On November 27, 2008, Thanksgiving Day, we were eating lunch at my dad’s side of the family when we got the call that my grandma’s oxygen level went down to seventy-three percent. The emotion that ran over all our faces was of horror yet joy. She had been suffering for three months with ALS and it was taking over her nerves one by one and was also diminishing her pride. I cannot begin to explain the feeling of fear that you might not to say I love you and good bye for the last time. We all knew she did not want to suffer anymore. She wanted to go to a place where she could live in peace for eternity. But having to let go of one of the people that you love, look up to, and worship more than anything in the world, because she was the most caring person I had ever meet, is the hardest thing that I personally have ever had to do. She would always get mad when people tried to do anything for her but she always was wanted to help everyone out all the time and she always put others before her. That is why I believe in a grandma’s love.
I cannot explain how great a person she was and sitting there at the foot of the bed, with three Kleenexes in my hand, watching this amazing person struggle for every breath but still holding on, because she wanted to make sure that we would all take care of each other. As I sat in that same position at the end of the bed the memory of laying on my belly across that brown recliner in the family room, that she loved so much, while grandma would scratch my back with her veined soft hands and long thin nails. This is the kind of memory that shows me how much my grandma had love for us because no matter what she was doing she always had time to scratch our backs. I also believe that you should say good-bye like it’s the last time because so badly as I was sitting there watching her die did I want to ask her for the last loving back scratch but deep down I knew that I had already missed my chance.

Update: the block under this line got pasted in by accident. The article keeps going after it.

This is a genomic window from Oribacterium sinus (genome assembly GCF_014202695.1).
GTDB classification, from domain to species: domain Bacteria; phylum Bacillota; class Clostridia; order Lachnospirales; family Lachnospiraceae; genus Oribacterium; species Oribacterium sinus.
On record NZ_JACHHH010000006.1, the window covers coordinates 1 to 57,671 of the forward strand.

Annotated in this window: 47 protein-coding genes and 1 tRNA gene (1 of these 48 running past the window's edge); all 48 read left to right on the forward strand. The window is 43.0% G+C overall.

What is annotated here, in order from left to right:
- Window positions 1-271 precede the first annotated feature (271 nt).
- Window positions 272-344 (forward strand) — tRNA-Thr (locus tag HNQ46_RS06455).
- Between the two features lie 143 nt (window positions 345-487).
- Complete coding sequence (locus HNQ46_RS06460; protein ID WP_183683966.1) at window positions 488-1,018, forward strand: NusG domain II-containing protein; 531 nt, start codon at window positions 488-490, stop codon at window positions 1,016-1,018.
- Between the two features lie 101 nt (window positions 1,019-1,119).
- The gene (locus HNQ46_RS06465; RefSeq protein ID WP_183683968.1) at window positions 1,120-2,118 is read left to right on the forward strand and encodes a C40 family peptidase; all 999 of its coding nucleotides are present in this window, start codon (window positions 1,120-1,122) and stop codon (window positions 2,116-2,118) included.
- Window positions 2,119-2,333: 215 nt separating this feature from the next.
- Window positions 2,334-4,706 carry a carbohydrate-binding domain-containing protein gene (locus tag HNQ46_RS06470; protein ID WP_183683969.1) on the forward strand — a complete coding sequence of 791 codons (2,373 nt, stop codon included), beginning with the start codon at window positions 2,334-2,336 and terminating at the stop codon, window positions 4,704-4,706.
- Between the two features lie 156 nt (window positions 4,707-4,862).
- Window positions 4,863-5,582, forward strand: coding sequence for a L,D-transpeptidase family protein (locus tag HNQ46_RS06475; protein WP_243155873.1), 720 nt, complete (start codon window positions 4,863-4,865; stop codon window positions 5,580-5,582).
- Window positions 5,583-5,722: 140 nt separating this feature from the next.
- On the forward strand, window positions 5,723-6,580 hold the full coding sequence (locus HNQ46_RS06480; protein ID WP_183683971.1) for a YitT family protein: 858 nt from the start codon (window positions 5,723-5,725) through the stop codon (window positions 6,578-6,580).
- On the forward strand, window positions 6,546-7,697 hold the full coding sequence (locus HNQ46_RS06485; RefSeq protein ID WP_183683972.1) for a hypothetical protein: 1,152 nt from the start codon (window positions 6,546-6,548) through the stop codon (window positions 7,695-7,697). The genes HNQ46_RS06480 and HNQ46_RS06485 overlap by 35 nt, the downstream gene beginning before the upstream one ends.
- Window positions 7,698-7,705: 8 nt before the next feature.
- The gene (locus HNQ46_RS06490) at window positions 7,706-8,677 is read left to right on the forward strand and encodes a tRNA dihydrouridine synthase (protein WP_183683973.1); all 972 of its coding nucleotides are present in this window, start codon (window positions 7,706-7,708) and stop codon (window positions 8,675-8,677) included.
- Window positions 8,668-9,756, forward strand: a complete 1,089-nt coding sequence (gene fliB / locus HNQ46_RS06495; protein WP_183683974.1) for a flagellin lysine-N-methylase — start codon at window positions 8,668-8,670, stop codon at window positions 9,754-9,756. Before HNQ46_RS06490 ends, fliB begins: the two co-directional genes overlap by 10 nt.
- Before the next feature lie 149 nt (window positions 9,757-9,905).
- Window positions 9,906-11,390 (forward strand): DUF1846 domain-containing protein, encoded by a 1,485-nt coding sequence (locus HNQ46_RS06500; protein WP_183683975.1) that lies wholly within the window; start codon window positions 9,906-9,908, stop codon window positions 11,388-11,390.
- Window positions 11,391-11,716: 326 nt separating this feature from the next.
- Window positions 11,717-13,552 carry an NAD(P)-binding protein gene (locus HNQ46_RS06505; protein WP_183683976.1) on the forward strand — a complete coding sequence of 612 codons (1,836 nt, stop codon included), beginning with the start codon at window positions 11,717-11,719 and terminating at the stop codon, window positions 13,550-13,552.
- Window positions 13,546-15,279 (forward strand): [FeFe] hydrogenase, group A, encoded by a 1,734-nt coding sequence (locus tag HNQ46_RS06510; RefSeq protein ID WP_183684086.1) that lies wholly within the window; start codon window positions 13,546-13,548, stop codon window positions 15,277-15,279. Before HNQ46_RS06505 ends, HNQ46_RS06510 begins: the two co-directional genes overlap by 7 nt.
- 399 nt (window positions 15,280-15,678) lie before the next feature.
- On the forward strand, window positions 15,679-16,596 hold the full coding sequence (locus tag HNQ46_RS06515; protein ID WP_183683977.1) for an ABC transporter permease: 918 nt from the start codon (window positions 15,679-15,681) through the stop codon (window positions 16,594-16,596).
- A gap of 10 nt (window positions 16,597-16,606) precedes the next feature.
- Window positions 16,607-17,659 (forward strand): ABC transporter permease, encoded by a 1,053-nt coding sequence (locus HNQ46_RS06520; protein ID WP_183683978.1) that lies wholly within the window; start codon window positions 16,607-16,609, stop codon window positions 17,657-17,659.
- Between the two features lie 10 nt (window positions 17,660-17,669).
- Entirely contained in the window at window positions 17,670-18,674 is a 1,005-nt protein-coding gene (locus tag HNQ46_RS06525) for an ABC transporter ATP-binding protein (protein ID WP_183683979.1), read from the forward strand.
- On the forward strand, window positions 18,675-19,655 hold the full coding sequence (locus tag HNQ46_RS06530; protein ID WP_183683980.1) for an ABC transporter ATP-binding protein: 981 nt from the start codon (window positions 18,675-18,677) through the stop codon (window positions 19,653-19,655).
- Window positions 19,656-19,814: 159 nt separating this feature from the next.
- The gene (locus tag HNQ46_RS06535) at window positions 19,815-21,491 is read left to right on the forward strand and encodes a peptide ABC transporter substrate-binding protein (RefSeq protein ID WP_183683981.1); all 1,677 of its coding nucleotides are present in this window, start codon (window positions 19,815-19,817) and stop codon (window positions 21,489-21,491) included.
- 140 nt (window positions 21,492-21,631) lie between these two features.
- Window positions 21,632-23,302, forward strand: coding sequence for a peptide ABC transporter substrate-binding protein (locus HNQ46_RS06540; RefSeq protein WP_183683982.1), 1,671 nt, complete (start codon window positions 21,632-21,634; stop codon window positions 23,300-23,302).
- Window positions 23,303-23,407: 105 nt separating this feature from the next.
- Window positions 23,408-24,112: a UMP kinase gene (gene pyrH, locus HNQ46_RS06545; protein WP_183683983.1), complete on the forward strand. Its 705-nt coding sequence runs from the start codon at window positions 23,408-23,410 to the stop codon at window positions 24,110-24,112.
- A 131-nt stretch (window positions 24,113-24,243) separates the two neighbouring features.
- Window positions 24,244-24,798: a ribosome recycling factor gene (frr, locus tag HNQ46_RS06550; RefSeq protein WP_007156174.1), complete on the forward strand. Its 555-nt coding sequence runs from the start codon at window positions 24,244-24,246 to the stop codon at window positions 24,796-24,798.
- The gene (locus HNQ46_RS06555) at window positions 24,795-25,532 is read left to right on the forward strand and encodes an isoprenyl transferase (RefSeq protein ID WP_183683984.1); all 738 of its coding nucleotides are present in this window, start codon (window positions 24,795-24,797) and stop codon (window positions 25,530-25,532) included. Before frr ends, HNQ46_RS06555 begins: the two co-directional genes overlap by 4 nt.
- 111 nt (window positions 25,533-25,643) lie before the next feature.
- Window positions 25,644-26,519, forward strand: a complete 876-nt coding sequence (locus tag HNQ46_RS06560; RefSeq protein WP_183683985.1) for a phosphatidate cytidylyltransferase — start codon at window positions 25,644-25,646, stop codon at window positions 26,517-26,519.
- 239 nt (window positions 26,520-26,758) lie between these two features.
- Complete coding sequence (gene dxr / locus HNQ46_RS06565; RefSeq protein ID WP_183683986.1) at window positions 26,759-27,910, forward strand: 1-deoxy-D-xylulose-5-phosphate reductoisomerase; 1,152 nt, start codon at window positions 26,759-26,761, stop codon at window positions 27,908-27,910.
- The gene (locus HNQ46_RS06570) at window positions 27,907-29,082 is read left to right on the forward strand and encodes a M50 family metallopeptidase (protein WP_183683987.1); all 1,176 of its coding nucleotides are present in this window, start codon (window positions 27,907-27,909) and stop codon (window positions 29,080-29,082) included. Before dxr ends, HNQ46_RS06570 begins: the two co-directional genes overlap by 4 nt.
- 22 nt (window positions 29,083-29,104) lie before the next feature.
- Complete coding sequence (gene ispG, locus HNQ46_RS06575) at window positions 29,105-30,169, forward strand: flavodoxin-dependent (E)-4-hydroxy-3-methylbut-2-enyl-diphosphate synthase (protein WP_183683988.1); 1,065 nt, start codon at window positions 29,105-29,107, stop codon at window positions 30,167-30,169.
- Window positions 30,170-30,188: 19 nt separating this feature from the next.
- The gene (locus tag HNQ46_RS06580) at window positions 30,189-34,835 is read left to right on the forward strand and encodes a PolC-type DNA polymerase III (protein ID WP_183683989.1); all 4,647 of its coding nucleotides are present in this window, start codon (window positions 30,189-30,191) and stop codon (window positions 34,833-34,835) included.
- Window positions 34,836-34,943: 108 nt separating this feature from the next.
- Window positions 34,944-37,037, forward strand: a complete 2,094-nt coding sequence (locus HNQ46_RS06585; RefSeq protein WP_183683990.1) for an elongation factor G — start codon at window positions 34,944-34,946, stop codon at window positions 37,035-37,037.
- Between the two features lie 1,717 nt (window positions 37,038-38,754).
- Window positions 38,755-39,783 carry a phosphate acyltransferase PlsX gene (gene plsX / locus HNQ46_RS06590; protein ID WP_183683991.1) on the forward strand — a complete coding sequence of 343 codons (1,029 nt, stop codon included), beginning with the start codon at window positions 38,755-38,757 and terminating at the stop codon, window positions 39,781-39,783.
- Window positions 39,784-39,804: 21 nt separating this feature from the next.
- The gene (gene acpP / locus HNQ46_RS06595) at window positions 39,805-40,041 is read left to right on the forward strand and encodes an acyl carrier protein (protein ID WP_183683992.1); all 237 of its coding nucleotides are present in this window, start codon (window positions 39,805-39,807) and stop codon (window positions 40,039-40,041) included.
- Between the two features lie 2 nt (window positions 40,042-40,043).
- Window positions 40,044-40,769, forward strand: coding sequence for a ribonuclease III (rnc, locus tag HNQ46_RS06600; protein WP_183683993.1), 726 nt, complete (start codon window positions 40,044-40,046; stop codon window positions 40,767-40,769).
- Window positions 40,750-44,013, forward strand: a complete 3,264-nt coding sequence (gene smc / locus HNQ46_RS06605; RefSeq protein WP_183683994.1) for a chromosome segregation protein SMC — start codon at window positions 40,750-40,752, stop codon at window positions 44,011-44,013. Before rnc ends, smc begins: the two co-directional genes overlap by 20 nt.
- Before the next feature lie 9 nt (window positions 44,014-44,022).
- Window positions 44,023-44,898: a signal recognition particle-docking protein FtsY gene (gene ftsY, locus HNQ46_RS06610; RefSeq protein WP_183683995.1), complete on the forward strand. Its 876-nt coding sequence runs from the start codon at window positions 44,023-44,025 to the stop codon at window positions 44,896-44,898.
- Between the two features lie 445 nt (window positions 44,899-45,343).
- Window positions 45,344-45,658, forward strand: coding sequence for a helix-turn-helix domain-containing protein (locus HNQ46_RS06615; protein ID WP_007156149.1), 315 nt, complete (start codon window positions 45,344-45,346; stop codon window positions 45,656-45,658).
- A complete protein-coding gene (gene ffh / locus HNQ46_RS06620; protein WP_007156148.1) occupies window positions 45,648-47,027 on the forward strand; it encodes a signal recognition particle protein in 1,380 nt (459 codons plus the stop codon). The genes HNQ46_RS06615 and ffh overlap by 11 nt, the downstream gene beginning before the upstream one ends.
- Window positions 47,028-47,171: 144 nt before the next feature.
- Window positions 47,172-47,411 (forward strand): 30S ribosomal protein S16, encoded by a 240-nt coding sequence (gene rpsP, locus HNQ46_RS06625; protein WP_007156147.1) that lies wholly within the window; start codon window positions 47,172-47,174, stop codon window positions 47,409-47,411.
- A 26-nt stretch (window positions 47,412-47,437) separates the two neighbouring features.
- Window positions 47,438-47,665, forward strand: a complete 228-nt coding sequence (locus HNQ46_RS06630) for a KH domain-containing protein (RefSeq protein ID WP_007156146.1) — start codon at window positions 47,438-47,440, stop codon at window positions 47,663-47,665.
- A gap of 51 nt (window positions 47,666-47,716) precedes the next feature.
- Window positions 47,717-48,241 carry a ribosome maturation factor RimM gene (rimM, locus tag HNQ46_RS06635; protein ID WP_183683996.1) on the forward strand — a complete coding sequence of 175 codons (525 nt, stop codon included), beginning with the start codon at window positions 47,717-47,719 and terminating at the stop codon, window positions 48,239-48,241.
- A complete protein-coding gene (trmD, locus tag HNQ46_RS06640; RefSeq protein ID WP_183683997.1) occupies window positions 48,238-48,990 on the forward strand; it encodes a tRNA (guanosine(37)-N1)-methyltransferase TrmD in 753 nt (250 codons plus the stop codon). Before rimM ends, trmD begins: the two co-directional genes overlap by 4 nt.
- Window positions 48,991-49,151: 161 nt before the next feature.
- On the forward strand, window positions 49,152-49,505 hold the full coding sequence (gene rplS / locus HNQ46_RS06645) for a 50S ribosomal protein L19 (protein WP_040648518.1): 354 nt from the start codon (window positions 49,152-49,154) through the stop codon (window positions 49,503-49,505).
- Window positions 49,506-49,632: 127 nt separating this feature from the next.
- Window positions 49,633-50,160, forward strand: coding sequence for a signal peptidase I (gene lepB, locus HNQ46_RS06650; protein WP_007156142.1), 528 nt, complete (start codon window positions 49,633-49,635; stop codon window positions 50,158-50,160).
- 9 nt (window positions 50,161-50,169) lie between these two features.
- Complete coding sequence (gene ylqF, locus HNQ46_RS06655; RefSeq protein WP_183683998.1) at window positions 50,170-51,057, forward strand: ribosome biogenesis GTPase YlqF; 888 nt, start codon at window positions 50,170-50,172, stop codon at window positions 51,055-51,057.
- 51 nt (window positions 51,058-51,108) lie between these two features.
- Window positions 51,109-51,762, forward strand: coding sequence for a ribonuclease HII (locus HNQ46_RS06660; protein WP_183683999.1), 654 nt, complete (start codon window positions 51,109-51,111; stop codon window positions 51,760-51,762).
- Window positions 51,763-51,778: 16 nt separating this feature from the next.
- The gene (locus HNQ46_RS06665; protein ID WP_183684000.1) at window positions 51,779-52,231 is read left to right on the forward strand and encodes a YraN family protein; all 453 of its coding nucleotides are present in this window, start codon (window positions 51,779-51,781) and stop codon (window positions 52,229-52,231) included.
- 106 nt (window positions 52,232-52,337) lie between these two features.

That day was a day of mixed feelings, anger because you did not want to let her go, joy because you knew she was tired of suffering and confusion because you could not figure out how this could happen to such a great person. One thing that I had figure out was no matter how much you do not want to, you should cherish everything like it’s the last time because it might be.
If you enjoyed this essay, please consider making a tax-deductible contribution to This I Believe, Inc.